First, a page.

This, I think, is a key insight. And challenge:

“Psychologically, different people have different levels of tolerance for risk. For some people, any risk that can be minimized, should be, no matter how small. For others, the recommended 6-foot distance, with masks, and the known decay of both the amount and the infectiousness of the virus — that’s good enough.

‘The people who are 26-footers should know, though, that the 6-footers are not being foolhardy or endangering others unnecessarily,’ Kasten said.”

And likewise, “6-footers” should be as patient and kind as possible to those they perceive to be overly and unnecessarily cautious.

2A. Traffic is down, but 100mph speeds are seen on Beltway, police say.

2B. 18 year-old Canadian sees your 100mph and raises it. A lot!

“Schmidt said when he was first sent a photo of the radar gun showing 308 km/h he thought the officer was joking and had been down at an airport training his laser on planes taking off.

‘This is ridiculous. This is unbelievable. This is irresponsible and I certainly hope this person will not be any position to drive a vehicle for a very long time.'”

3. Spiky “coronavirus hairdo” makes comeback in Kenya.

Being Twenty Something Right Now

Empathy for our young adult friends and children is in order. Imagine being them and trying to:

  • cultivate a sense of purpose
  • find a job that contributes to the common good, pays a livable wage, and comes with medical benefits
  • find an affordable place of your own to live
  • afford a car or other forms of reliable transportation
  • get out of debt
  • save some money each month
  • develop the self discipline and knowledge to smartly invest for future expenses
  • find a caring, loving, compatible partner with whom to be intimate
  • decide whether to marry and have children
  • decide whether to commit to a faith community, if so, finding a compelling one
  • contend with friends and acquaintances inauthentic, curated selves on-line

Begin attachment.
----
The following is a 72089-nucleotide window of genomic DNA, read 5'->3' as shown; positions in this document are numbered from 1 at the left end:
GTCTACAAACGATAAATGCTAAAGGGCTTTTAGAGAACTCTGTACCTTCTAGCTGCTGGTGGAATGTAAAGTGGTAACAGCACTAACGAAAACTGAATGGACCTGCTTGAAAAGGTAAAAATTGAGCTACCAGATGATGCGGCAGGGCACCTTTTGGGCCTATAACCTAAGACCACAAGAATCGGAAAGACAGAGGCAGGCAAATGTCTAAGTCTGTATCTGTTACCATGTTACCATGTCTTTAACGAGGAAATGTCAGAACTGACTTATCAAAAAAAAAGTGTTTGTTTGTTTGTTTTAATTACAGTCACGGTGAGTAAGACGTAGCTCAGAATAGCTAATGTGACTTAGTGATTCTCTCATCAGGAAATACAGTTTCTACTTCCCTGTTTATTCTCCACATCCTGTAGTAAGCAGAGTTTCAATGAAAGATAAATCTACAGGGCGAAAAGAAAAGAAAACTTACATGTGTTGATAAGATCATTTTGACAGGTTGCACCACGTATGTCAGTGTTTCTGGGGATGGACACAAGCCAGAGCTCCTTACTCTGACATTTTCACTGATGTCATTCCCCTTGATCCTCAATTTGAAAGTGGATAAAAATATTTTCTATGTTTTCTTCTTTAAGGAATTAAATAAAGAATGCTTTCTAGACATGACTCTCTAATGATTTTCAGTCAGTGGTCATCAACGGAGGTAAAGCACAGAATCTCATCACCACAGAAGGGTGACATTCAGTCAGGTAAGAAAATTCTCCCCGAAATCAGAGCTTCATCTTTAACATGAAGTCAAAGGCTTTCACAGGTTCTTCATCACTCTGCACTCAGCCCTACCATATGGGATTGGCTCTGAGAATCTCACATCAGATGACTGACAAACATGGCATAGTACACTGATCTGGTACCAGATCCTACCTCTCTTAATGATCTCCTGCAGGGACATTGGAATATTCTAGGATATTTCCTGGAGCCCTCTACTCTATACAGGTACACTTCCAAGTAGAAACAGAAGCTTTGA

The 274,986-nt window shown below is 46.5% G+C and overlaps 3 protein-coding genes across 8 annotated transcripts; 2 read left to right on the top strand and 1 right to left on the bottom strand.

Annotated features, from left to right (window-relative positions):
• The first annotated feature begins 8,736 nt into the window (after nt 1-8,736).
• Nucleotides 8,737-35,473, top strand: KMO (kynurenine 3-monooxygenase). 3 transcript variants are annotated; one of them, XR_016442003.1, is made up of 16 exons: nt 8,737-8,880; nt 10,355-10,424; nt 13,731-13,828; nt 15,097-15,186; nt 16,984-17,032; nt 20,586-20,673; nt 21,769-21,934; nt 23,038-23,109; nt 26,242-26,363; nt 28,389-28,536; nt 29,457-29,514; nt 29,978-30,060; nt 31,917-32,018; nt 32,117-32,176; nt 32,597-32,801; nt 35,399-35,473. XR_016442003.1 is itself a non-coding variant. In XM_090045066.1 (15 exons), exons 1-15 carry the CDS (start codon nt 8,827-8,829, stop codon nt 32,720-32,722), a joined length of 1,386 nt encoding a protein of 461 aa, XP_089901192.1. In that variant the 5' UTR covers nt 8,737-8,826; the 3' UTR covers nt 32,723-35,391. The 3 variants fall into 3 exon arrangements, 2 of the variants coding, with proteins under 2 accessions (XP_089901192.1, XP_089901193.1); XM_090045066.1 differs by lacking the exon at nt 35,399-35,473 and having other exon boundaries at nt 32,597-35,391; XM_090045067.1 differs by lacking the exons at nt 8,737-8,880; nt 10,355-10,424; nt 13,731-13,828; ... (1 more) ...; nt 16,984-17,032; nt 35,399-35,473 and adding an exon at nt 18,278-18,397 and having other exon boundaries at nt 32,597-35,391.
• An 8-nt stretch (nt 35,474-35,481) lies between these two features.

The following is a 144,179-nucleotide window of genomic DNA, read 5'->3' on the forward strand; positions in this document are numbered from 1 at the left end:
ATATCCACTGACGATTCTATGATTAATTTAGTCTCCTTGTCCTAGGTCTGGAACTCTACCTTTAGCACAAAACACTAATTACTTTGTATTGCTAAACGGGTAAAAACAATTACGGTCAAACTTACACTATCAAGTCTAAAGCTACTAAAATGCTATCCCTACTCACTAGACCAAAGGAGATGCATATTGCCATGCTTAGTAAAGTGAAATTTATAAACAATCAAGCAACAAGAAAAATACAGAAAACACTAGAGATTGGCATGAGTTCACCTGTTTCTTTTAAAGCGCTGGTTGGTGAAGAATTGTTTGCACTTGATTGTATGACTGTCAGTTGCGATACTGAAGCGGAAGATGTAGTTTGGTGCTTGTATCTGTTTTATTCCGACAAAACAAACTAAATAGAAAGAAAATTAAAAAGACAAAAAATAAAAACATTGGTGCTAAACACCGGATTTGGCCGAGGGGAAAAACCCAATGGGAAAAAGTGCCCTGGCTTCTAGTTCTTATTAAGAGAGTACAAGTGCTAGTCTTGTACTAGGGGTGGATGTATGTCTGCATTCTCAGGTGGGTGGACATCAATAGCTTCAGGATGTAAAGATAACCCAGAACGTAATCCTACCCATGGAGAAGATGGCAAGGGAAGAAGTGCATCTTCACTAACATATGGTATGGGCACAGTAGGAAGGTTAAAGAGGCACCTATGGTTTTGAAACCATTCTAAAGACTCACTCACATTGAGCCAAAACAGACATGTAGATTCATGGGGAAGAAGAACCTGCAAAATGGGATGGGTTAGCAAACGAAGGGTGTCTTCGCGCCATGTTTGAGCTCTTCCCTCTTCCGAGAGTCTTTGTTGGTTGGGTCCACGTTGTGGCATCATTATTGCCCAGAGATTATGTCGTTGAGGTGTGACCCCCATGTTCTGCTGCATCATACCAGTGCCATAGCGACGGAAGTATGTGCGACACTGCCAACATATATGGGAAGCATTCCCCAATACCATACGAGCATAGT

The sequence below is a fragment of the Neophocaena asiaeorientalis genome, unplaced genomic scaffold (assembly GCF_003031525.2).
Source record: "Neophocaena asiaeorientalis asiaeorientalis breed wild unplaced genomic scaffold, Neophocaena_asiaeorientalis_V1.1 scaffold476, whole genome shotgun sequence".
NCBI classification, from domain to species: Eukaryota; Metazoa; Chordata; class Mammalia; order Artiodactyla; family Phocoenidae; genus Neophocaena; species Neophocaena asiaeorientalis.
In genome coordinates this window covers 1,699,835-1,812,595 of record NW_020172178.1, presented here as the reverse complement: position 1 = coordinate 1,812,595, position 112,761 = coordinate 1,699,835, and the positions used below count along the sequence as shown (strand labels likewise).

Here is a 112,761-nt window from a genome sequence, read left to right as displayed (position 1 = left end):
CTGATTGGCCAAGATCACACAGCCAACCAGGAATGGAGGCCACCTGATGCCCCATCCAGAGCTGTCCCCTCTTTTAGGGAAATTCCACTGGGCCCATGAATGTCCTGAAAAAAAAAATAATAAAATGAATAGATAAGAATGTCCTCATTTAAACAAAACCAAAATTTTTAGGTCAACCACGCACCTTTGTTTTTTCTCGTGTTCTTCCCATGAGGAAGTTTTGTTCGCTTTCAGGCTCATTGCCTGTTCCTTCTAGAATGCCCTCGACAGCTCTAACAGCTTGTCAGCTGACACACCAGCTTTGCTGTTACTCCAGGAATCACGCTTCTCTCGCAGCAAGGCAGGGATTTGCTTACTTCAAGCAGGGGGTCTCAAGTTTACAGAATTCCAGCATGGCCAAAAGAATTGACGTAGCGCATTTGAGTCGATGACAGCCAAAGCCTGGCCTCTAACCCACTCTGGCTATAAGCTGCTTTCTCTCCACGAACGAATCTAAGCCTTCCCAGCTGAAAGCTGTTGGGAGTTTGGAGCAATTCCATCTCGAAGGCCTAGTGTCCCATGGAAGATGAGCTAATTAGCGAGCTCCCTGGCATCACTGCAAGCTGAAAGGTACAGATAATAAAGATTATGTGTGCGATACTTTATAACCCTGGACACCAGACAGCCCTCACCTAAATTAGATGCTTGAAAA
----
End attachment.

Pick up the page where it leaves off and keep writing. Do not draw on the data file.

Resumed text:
• create a close circle of friends who aren’t so overwhelmed with all above that they have the energy and desire to spend time together
  • worry about growing social inequities and the fate of the natural world
  • cultivate the discipline to eat well, exercise, and maintain decent physical health
  • manage your anxieties about all of the above and maintain good mental health

In the context of a global pandemic about which so much is unknown. How bad will it get? When will it end? How should we “reopen”? What exactly will the “new normal” be?

This pandemic presents unique challenges to many twenty somethings, whom for whatever reasons, already struggle with anxiety, depression, and related mental health challenges.

Extra patience and kindness with our young adult friends and children are in order.

 

 

 

 

 

 

 

The Coronavirus Double Whammy

1. It’s a reminder that we’re not in control. Normally, we convince ourselves that we mostly are.

2. It’s a reminder that some day we’re going to die. Normally, we are very good at not thinking about that.

These are not normal times. What can you do? Be especially patient and kind to those who may feel a loss of control and fear dying. Even if you do not feel or fear either one.

“I Could Probably Go On”

The first year writing seminar is just past mid-semester. And somehow, despite the professor they were assigned, my first year writers have GOT IT. In place of the typical first year writer’s repeated use of the word “things” and other vague words and phrases, their third papers were peppered with specific details. That switch is almost universally positive. The exception? When they’re detailing their inner lives, like this student of mine, who gave me permission to share this with you.

“I can give a list of the things that are currently making me anxious in this moment: the anatomy test that I should be studying for (I got a 60% on it), if I’m going to pass my classes this semester, what classes I’m going to take next semester, if my friends really like me or just put up with me, the weight that I’m going to gain from the binge that I just had, if this essay is going to be any good, if I even want to go into nursing, what am I going to do with my life once I get out of college. I could probably go on but that was a long sentence as it is.”

My students seem fine on the surface, but as they get honest with themselves and me, I’m learning many are suffering in silence. Their willingness to share their stories with me is humbling.

All that I know to do is to assure them their feelings matter, a lot of their peers feel similarly, and I’m glad they’re in my seminar. Also, I encourage them to take advantage of the counseling available to them.

I don’t know if that’s enough.

Some Things I’m Learning About College Students’ Mental Health

  • Many are super stressed by their parents’ financial sacrifices.
  • Some parents from developing countries “don’t believe” in mental health challenges like anxiety and depression, so they discount its importance. They believe their young adult children can “will themselves” to feel better.
  • College is not as easy a time and place to make friends as is commonly thought. Loneliness is real.

Setting customary anxiety about academic performance aside, imagine worrying incessantly about your family’s finances and not having many friends to confide in. And then, not being able to talk to your parents about anything of substance.